Day 64, Year 6 The Cape of Good Hope and More
Date: Monday, December 27, 2010
Weather: Still Sunny; Still WINDY, SE 35 ‘Round the Clock
Location: Simon’s Town, Western Cape, South Africa

I ended yesterday’s log by saying that we had no plans for today, but that changed right after the log was sent. Friends Piet Hein and Tory of Double Dutch called and offered to pick us up this morning to go to the Cape of Good Hope Nature Reserve which is a part of Table Mountain National Park. We have really wanted to go there but it is too far to walk and there is no public transportation, so the invitation was very welcomed. And not an hour later our friends Bruce and Nadine from Hout Bay called and invited us to their home in Hout Bay for an overnighter so they can take us to the Kirstenbosch Botanical Gardens and a tour of some of the nearby wineries. Again, these are things we really want to do. We are so grateful to these good friends who want to make sure we see the best that the Cape Town area has to offer.

Simons Town is located on the northern part of a peninsula that forms the western side of False Bay. At the very tip of that peninsula is Cape Point which curves a bit to the east. And just west of the most impressive Cape Point is the Cape of Good Hope. When Sir Francis Drake rounded the Cape of Good Hope in the late 1400’s he dubbed it the “fairest cape in all the world.” But the horror stories of rounding the Cape of Good Hope have had us a bit nervous from the start of our circumnavigation. Walking to the lighthouse at the top of Cape Point and looking down on the Cape of Good Hope was quite an event for us. It was exciting to see that it is really not all that scary if you just watch the weather carefully. But today certainly would not have been a day to round the Cape. This wind is still blowing 30 to 40 knots continuously. We then drove down to the Cape of Good Hope. The beach on the east side of it is the whitest sand there is and the water is that beautiful turquoise. On the west side there are just rocky beaches and kelp growing from the shore quite a ways out so there can be no swimming on that side. We drove back north through the park taking a few more side trips to beautiful white sand beaches. We saw ostriches, one lone, large antelope in the distance, and just generally admired the beautiful countryside. By the time we left the park, the line of cars waiting to get in was very long. We were very grateful that we had come early. But it was not time for lunch, so Tory and Piet Hein suggested we head along the coast to Hout Bay, stopping for lunch on the way. The first place we stopped was completely full, so we drove on to Kommetjie to Imhoff Farm. This is a historical Cape Farmstead dating back to 1743 and has now been turned into a place to come to enjoy the farm animals and enjoy lunch at the Blue Water CafĂ©. We still had to wait quite a while to be served but the beautiful view of the mountains was spectacular and helped to allay our hunger. From here we drove the Chapman’s Peak Drive to Hout Bay. This is billed as one of the most spectacular marine drives in the world and we would agree. The mountains tower above you and the sheer drops to the sea below are quite dramatic. Piet Hein and Tory had to take something to a friend’s home in Hout Bay, so that was our next stop. Jan and Suzanne Vilmering circumnavigated the world in their 65-foot Adrena. On the way, they fell in love with Cape Town and when they completed their circumnavigation they returned and have built a beautiful home on a mountainside overlooking Hout Bay. The final event of the day was to visit Piet Hein and Tory’s lovely home in Newlands where Tory whipped up a very quick and delicious dinner for us. Then they drove us back to Simons Town and the end of the day, we are feeling very spoiled and very grateful to our good friends.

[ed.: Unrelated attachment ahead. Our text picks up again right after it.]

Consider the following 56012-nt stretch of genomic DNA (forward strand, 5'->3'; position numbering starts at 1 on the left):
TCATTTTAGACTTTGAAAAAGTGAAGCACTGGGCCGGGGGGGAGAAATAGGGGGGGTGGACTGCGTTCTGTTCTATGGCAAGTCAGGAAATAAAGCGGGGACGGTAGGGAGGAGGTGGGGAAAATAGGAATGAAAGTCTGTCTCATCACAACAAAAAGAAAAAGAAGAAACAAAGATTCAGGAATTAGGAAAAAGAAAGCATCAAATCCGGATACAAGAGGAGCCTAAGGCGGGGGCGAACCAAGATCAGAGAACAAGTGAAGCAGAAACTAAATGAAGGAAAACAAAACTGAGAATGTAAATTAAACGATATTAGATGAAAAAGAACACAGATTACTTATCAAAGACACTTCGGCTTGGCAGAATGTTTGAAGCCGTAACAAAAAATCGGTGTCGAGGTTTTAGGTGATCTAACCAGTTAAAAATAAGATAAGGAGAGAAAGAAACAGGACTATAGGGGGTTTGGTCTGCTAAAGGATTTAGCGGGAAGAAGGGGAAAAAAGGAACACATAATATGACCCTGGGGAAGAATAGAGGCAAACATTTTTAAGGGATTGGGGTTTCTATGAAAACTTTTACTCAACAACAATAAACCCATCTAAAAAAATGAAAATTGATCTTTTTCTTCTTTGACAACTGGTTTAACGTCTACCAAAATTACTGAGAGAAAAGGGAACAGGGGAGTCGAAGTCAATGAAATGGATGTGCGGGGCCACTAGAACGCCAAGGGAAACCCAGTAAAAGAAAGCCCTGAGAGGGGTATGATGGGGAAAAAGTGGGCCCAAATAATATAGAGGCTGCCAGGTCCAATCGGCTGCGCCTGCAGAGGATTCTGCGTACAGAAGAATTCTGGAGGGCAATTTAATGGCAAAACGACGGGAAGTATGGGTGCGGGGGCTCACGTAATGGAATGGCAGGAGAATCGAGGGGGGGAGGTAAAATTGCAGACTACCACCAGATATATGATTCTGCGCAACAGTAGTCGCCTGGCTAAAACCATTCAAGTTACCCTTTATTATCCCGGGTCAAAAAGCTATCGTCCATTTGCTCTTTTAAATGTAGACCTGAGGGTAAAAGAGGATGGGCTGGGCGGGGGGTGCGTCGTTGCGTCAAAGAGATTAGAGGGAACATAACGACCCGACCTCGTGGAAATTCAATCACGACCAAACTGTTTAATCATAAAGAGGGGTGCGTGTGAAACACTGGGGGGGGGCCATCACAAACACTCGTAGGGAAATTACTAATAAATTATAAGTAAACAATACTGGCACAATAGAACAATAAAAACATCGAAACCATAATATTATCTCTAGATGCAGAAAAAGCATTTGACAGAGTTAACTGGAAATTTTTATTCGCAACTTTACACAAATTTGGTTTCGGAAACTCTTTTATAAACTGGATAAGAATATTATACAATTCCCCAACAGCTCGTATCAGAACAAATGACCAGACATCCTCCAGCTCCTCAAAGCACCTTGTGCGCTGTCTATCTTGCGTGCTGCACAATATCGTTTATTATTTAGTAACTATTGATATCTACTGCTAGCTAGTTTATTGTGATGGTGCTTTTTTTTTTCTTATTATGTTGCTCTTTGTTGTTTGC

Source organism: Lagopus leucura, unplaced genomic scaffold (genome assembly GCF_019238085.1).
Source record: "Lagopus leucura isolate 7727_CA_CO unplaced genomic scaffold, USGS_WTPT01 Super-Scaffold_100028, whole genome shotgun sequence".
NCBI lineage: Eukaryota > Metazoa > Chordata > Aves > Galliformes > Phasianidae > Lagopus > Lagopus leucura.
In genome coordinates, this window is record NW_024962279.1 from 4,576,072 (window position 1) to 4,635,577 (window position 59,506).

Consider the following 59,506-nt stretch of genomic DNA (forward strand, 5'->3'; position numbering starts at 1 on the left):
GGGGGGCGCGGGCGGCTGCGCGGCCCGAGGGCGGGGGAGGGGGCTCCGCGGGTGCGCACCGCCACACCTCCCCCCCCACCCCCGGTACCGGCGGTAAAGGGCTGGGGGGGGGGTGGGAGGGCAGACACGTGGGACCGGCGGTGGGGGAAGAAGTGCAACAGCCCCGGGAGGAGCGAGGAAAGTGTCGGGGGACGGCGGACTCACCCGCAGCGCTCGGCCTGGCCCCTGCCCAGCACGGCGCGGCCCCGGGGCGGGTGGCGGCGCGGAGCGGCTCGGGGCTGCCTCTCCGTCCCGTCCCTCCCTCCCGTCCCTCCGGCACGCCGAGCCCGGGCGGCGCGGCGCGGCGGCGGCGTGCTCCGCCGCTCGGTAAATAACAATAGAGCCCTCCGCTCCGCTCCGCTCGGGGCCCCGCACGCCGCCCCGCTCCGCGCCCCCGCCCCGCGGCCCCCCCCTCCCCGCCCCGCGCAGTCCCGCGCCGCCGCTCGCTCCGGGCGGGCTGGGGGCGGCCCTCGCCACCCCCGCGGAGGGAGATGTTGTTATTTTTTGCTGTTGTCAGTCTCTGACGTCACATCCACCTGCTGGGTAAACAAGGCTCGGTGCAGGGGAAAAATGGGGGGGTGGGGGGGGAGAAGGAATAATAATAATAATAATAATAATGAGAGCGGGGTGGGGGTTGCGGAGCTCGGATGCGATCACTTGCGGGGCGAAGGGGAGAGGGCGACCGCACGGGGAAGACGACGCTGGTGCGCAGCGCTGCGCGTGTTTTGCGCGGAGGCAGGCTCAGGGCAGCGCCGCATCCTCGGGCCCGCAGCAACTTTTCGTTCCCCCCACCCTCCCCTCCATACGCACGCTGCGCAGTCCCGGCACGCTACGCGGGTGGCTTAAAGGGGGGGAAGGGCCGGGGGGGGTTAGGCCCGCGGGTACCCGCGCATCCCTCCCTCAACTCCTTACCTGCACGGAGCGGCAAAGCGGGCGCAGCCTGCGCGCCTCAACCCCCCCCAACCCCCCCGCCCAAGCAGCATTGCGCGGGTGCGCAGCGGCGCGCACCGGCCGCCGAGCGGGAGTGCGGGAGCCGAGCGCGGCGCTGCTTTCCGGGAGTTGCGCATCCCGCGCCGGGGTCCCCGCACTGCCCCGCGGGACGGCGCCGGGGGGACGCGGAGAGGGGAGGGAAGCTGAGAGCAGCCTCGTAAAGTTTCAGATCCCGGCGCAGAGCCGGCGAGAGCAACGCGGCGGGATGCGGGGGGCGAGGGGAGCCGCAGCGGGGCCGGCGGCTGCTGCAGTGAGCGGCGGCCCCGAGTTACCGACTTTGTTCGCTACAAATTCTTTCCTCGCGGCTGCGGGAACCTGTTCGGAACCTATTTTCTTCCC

Last night at 9 pm we made a planned Skype video call to my nephew Tommy’s home in Charlotte, North Carolina. My sister and her husband and my sister-in-law were there along with all of Tommy and Marilou’s children and my sister’s daughter Jennifer and her family. We were having the greatest time talking to everyone when Skype gave us a “time’s up” message. So that was the end of that call and the end of being connected to the internet for us until we can get somewhere and buy more time. We had just topped up in Mossel Bay and can’t figure out why we are out of time. So we might not be able to send this log tonight. We’re not sure we will be able to get out via HAM radio since we are sitting right next to the South African naval base. Here’s hoping.

101227 Day 64 South Africa–Cape of Good Hope and Chapman's Peak